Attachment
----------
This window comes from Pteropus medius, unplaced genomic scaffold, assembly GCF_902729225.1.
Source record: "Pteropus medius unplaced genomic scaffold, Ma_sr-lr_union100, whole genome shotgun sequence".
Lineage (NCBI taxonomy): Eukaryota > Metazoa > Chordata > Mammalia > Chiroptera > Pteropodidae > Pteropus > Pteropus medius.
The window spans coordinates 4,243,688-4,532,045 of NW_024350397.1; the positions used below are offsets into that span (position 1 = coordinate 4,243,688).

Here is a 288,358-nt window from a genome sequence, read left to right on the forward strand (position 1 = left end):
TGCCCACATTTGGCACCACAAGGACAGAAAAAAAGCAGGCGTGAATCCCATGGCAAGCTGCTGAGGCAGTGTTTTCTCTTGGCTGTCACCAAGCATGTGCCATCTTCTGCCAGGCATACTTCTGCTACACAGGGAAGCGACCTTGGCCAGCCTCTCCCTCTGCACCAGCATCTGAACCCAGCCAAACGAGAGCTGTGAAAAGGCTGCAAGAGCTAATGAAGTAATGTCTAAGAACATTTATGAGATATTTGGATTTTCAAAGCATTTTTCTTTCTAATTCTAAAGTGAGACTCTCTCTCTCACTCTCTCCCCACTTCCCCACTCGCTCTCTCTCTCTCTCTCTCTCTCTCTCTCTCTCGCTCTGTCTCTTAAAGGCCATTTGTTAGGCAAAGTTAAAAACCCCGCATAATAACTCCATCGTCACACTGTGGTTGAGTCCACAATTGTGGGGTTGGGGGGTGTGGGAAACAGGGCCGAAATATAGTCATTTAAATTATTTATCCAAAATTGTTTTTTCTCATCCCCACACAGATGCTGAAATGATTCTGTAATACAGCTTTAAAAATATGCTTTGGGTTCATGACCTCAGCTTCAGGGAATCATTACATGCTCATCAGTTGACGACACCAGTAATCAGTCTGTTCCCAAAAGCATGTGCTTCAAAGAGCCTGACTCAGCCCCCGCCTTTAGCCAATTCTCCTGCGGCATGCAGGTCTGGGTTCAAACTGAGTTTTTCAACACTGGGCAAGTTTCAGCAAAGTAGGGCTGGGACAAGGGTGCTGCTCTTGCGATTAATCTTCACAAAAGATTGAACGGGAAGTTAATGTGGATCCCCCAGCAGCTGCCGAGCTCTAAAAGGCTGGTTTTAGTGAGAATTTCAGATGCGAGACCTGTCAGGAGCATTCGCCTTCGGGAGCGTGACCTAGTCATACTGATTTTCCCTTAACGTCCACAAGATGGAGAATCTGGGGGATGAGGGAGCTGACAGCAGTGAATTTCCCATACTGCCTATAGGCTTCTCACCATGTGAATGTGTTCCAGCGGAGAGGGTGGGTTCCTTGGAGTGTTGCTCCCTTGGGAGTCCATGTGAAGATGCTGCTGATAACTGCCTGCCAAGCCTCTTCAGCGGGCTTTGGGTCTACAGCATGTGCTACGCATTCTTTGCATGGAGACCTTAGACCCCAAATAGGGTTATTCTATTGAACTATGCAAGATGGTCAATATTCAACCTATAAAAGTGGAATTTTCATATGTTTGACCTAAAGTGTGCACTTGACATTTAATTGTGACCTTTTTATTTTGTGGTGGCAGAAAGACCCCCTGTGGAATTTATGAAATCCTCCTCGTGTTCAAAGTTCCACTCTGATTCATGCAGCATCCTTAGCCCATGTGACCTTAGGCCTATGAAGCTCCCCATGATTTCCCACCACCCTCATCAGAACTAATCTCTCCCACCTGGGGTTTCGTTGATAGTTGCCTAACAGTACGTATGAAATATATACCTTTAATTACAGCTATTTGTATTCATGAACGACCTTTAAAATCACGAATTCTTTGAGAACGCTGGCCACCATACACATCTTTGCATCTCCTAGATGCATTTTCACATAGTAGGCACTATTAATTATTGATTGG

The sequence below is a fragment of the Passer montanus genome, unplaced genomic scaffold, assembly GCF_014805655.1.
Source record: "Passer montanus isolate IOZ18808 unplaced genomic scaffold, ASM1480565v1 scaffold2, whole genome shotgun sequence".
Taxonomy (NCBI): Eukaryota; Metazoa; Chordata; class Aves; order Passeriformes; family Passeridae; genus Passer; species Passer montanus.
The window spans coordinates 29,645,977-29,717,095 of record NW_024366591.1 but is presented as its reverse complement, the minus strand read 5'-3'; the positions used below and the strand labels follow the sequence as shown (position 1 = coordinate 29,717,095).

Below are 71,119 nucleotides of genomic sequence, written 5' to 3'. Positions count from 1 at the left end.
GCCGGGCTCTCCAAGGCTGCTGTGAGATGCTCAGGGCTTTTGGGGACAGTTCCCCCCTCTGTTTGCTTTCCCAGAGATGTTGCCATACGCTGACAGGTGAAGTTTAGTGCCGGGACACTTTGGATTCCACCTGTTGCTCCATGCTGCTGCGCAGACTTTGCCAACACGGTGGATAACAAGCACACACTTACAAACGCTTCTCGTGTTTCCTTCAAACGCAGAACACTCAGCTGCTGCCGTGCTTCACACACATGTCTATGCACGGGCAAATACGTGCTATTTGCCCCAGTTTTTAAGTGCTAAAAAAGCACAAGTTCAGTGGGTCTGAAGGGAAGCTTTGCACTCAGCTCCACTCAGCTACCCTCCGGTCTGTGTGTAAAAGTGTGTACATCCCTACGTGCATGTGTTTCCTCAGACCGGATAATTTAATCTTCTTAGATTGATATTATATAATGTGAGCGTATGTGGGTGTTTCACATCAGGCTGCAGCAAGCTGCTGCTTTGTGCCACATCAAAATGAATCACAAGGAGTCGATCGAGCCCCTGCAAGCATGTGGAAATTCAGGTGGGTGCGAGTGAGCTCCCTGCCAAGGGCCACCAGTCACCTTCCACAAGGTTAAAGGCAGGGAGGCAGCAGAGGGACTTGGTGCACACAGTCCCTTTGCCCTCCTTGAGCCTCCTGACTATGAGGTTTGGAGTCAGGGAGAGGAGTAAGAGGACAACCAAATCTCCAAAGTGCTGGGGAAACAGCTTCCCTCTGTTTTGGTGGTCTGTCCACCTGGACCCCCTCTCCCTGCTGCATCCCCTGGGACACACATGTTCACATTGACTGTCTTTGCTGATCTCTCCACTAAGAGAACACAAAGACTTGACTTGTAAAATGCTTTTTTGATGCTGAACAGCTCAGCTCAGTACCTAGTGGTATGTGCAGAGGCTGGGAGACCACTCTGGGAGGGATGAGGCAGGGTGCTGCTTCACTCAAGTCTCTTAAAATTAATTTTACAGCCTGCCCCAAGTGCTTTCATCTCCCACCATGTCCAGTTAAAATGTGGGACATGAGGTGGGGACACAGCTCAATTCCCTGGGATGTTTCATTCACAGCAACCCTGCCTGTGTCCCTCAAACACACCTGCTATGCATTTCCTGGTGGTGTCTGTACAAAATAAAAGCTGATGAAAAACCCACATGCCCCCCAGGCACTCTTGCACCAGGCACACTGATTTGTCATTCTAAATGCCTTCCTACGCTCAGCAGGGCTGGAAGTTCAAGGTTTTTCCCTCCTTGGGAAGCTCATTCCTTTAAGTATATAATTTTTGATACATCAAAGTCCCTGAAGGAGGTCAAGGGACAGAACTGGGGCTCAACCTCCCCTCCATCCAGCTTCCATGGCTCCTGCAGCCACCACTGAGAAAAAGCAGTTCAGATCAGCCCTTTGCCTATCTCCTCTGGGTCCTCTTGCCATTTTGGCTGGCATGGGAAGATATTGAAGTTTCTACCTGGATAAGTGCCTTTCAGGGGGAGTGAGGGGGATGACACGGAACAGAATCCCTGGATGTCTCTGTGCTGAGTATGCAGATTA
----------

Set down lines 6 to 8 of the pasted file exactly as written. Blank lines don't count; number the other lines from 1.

TGCCCACATTTGGCACCACAAGGACAGAAAAAAAGCAGGCGTGAATCCCATGGCAAGCTGCTGAGGCAGTGTTTTCTCTTGGCTGTCACCAAGCATGTGCCATCTTCTGCCAGGCATACTTCTGCTACACAGGGAAGCGACCTTGGCCAGCCTCTCCCTCTGCACCAGCATCTGAACCCAGCCAAACGAGAGCTGTGAAAAGGCTGCAAGAGCTAATGAAGTAATGTCTAAGAACATTTATGAGATATTTGGATTTTCAAAGCATTTTTCTTTCTAATTCTAAAGTGAGACTCTCTCTCTCACTCTCTCCCCACTTCCCCACTCGCTCTCTCTCTCTCTCTCTCTCTCTCTCTCTCTCGCTCTGTCTCTTAAAGGCCATTTGTTAGGCAAAGTTAAAAACCCCGCATAATAACTCCATCGTCACACTGTGGTTGAGTCCACAATTGTGGGGTTGGGGGGTGTGGGAAACAGGGCCGAAATATAGTCATTTAAATTATTTATCCAAAATTGTTTTTTCTCATCCCCACACAGATGCTGAAATGATTCTGTAATACAGCTTTAAAAATATGCTTTGGGTTCATGACCTCAGCTTCAGGGAATCATTACATGCTCATCAGTTGACGACACCAGTAATCAGTCTGTTCCCAAAAGCATGTGCTTCAAAGAGCCTGACTCAGCCCCCGCCTTTAGCCAATTCTCCTGCGGCATGCAGGTCTGGGTTCAAACTGAGTTTTTCAACACTGGGCAAGTTTCAGCAAAGTAGGGCTGGGACAAGGGTGCTGCTCTTGCGATTAATCTTCACAAAAGATTGAACGGGAAGTTAATGTGGATCCCCCAGCAGCTGCCGAGCTCTAAAAGGCTGGTTTTAGTGAGAATTTCAGATGCGAGACCTGTCAGGAGCATTCGCCTTCGGGAGCGTGACCTAGTCATACTGATTTTCCCTTAACGTCCACAAGATGGAGAATCTGGGGGATGAGGGAGCTGACAGCAGTGAATTTCCCATACTGCCTATAGGCTTCTCACCATGTGAATGTGTTCCAGCGGAGAGGGTGGGTTCCTTGGAGTGTTGCTCCCTTGGGAGTCCATGTGAAGATGCTGCTGATAACTGCCTGCCAAGCCTCTTCAGCGGGCTTTGGGTCTACAGCATGTGCTACGCATTCTTTGCATGGAGACCTTAGACCCCAAATAGGGTTATTCTATTGAACTATGCAAGATGGTCAATATTCAACCTATAAAAGTGGAATTTTCATATGTTTGACCTAAAGTGTGCACTTGACATTTAATTGTGACCTTTTTATTTTGTGGTGGCAGAAAGACCCCCTGTGGAATTTATGAAATCCTCCTCGTGTTCAAAGTTCCACTCTGATTCATGCAGCATCCTTAGCCCATGTGACCTTAGGCCTATGAAGCTCCCCATGATTTCCCACCACCCTCATCAGAACTAATCTCTCCCACCTGGGGTTTCGTTGATAGTTGCCTAACAGTACGTATGAAATATATACCTTTAATTACAGCTATTTGTATTCATGAACGACCTTTAAAATCACGAATTCTTTGAGAACGCTGGCCACCATACACATCTTTGCATCTCCTAGATGCATTTTCACATAGTAGGCACTATTAATTATTGATTGG

The sequence below is a fragment of the Passer montanus genome, unplaced genomic scaffold, assembly GCF_014805655.1.
Source record: "Passer montanus isolate IOZ18808 unplaced genomic scaffold, ASM1480565v1 scaffold2, whole genome shotgun sequence".